Women In History

Taming the Dragons: Bathsheba

Taming the Dragons: Bathsheba
Mar 28, 2020 by Brenda Wilbee
The night was hot when Bathsheba went up to bathe on the top of her home in Jerusalem. She didn’t know King David’s new palace on the eastern ridge afforded a view of her rooftop, nor that he, unable to sleep that night, had gone up to his own roof to get some air. She only knew that a message arrived the next day—the king summoning her to his palace.

Slave Sojourner Truth Wins Court Battle and Gets Her Son Back

Slave Sojourner Truth Wins Court Battle and Gets Her Son Back
Mar 26, 2020 by Brenda Wilbee

When ISABEL "SOJOURNER TRUTH" was born a slave in 1797 in Hurley, NY, it was against the law to sell a slave South. Yet when a former master sold her five-year-old son Peter to a Dr. Gedney (who in turn sold him to his brother Solomon), it didn’t stop Solomon Gedney from selling the little boy to his sister’s brother, an Alabama planter. Outraged and grief-stricken, Sojourner Truth confronted Solomon Gedney’s wife. When she got no satisfaction, she appealed to Mrs. Gedney the matron, mother of the man who’d illegally sold her son.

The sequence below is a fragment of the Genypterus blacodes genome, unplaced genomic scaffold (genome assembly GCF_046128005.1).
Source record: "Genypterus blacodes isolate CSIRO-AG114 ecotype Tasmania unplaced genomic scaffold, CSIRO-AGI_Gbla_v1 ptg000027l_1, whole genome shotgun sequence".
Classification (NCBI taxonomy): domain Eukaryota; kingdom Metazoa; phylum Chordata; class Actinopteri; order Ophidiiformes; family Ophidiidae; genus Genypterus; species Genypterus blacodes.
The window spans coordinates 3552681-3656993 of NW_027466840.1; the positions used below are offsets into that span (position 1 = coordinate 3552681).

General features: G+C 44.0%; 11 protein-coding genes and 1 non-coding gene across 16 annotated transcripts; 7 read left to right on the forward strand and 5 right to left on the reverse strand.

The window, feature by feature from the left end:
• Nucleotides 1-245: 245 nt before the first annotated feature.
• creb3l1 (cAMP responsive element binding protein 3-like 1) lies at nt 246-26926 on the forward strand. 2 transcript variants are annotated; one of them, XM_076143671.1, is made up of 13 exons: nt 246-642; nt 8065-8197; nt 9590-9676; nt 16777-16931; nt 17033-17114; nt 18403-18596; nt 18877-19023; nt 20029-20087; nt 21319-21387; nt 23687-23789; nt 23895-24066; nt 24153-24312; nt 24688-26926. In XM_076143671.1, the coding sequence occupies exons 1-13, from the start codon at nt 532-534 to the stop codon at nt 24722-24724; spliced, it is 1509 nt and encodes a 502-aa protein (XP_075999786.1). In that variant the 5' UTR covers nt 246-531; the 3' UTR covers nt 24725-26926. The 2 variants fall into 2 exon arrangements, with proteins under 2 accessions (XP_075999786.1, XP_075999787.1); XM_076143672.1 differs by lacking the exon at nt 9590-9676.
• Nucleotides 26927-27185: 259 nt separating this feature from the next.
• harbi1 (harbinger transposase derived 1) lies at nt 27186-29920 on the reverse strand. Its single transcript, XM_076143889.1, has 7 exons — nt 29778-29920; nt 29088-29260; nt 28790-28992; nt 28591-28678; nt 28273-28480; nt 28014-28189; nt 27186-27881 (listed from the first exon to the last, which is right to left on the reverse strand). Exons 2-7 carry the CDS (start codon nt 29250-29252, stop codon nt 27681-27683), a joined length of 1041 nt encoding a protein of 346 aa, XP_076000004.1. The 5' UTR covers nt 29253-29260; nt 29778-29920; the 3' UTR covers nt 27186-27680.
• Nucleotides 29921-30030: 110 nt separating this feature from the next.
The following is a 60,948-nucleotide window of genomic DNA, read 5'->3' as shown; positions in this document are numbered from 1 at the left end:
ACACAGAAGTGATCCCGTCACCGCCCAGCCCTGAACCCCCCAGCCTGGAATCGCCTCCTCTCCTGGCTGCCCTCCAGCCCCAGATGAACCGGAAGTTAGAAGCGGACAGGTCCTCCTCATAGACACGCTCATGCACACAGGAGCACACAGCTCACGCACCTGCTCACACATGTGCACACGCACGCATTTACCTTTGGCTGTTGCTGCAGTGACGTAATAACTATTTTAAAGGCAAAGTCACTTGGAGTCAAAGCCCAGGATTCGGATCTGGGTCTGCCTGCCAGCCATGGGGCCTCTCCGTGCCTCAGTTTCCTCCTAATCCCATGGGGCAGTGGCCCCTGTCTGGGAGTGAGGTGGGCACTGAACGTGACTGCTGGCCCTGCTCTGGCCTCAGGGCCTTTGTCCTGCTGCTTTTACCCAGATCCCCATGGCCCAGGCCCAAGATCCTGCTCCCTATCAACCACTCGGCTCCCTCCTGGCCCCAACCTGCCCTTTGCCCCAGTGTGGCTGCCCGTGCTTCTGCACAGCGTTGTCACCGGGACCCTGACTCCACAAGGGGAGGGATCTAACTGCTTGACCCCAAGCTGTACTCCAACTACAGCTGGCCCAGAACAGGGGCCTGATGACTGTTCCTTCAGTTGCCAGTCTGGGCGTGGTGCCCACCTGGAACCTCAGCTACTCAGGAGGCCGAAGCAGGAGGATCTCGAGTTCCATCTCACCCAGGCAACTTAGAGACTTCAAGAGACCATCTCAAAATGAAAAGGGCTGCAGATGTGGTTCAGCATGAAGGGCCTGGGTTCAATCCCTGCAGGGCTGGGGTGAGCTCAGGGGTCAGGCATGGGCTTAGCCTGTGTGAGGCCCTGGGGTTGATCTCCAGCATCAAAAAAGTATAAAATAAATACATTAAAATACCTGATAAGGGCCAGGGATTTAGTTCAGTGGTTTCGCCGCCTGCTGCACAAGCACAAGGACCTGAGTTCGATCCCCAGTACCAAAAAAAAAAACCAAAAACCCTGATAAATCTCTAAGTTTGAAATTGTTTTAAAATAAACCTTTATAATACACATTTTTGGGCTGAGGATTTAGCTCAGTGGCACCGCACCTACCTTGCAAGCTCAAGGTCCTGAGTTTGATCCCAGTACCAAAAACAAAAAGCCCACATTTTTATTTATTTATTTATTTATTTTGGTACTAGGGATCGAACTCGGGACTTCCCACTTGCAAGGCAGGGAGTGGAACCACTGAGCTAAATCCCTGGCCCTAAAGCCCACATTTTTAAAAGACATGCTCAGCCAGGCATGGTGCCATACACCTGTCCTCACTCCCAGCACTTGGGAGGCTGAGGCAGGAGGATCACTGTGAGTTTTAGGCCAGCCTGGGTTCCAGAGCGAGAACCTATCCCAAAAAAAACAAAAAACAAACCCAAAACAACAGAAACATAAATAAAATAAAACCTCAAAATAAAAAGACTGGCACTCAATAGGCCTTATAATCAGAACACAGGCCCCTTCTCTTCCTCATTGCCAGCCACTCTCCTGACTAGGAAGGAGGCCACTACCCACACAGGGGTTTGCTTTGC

“Ugh!” said Mrs. Gedney. “A fine fuss to make about a little nigger!

Anne Hutchinson, Colonial America

Anne Hutchinson, Colonial America
Mar 08, 2020 by Brenda Wilbee
BEFORE Anne Hutchinson was born, her father Francis Marbury had been thrown into English prisons three times for his Puritan views. His daughter, Anne Marbury Richardson, must have gotten her steel from him. She needed it, for she ran afoul of the Purtians themselves—in the New World. They held little tolerance for anyone else. 

Louisa May Alcott: 10 Fun, Little Known Facts

Louisa May Alcott: 10 Fun, Little Known Facts
Mar 01, 2020 by Brenda Wilbee

In February, I visited the Orchard House in Concord, MA, where Louisa May Alcott wrote Little Women in 1868: The same year my great-grandmother Isabella Stewart was born in Denholm, Scotland, clear across the ocean. Such different lives! Granny lived in the heart of the Scottish borderlands—daughter of a poor agricultural laborer on Hall Rule Farm, where barefooted she hoed onions to help support the family. Louisa May Alcott was already an established writer by the time Isabella came along, and although she didn’t hoe onions to support her family’s crippling poverty, her prolific writing made her the primary bread winner.